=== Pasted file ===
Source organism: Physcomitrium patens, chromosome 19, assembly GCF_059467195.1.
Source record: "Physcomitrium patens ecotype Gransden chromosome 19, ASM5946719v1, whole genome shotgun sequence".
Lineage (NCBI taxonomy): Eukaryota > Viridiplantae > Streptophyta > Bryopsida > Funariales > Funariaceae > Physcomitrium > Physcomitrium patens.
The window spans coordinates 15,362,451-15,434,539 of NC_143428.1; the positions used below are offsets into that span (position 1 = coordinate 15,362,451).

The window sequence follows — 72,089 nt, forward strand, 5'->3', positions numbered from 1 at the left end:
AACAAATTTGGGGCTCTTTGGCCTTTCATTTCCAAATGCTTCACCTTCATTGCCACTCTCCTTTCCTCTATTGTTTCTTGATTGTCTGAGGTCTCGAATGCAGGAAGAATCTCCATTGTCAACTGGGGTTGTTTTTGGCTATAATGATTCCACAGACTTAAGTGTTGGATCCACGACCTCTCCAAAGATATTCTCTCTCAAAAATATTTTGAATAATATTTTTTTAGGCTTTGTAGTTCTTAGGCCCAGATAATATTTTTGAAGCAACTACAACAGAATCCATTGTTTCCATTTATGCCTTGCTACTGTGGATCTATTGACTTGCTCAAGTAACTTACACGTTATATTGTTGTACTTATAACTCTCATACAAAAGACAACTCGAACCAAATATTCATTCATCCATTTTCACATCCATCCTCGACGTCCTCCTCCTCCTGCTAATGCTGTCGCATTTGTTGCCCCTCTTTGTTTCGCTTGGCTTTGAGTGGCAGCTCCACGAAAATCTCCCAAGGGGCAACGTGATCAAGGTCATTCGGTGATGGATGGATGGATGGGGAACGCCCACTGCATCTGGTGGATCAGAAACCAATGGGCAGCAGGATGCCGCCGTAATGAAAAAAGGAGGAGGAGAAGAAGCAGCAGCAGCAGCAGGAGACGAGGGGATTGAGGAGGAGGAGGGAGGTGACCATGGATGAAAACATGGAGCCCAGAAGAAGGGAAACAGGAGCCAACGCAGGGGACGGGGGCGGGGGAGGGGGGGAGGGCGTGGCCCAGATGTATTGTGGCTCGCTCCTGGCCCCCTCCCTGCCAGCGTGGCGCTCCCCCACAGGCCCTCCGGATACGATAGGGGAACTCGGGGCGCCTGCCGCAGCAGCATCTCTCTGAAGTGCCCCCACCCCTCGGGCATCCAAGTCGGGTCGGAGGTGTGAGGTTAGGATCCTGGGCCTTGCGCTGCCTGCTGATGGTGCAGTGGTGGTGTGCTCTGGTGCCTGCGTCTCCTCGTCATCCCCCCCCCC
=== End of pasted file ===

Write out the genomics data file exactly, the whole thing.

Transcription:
Source organism: Physcomitrium patens, chromosome 19, assembly GCF_059467195.1.
Source record: "Physcomitrium patens ecotype Gransden chromosome 19, ASM5946719v1, whole genome shotgun sequence".
Lineage (NCBI taxonomy): Eukaryota > Viridiplantae > Streptophyta > Bryopsida > Funariales > Funariaceae > Physcomitrium > Physcomitrium patens.
The window spans coordinates 15,362,451-15,434,539 of NC_143428.1; the positions used below are offsets into that span (position 1 = coordinate 15,362,451).

The window sequence follows — 72,089 nt, forward strand, 5'->3', positions numbered from 1 at the left end:
AACAAATTTGGGGCTCTTTGGCCTTTCATTTCCAAATGCTTCACCTTCATTGCCACTCTCCTTTCCTCTATTGTTTCTTGATTGTCTGAGGTCTCGAATGCAGGAAGAATCTCCATTGTCAACTGGGGTTGTTTTTGGCTATAATGATTCCACAGACTTAAGTGTTGGATCCACGACCTCTCCAAAGATATTCTCTCTCAAAAATATTTTGAATAATATTTTTTTAGGCTTTGTAGTTCTTAGGCCCAGATAATATTTTTGAAGCAACTACAACAGAATCCATTGTTTCCATTTATGCCTTGCTACTGTGGATCTATTGACTTGCTCAAGTAACTTACACGTTATATTGTTGTACTTATAACTCTCATACAAAAGACAACTCGAACCAAATATTCATTCATCCATTTTCACATCCATCCTCGACGTCCTCCTCCTCCTGCTAATGCTGTCGCATTTGTTGCCCCTCTTTGTTTCGCTTGGCTTTGAGTGGCAGCTCCACGAAAATCTCCCAAGGGGCAACGTGATCAAGGTCATTCGGTGATGGATGGATGGATGGGGAACGCCCACTGCATCTGGTGGATCAGAAACCAATGGGCAGCAGGATGCCGCCGTAATGAAAAAAGGAGGAGGAGAAGAAGCAGCAGCAGCAGCAGGAGACGAGGGGATTGAGGAGGAGGAGGGAGGTGACCATGGATGAAAACATGGAGCCCAGAAGAAGGGAAACAGGAGCCAACGCAGGGGACGGGGGCGGGGGAGGGGGGGAGGGCGTGGCCCAGATGTATTGTGGCTCGCTCCTGGCCCCCTCCCTGCCAGCGTGGCGCTCCCCCACAGGCCCTCCGGATACGATAGGGGAACTCGGGGCGCCTGCCGCAGCAGCATCTCTCTGAAGTGCCCCCACCCCTCGGGCATCCAAGTCGGGTCGGAGGTGTGAGGTTAGGATCCTGGGCCTTGCGCTGCCTGCTGATGGTGCAGTGGTGGTGTGCTCTGGTGCCTGCGTCTCCTCGTCATCCCCCCCCCC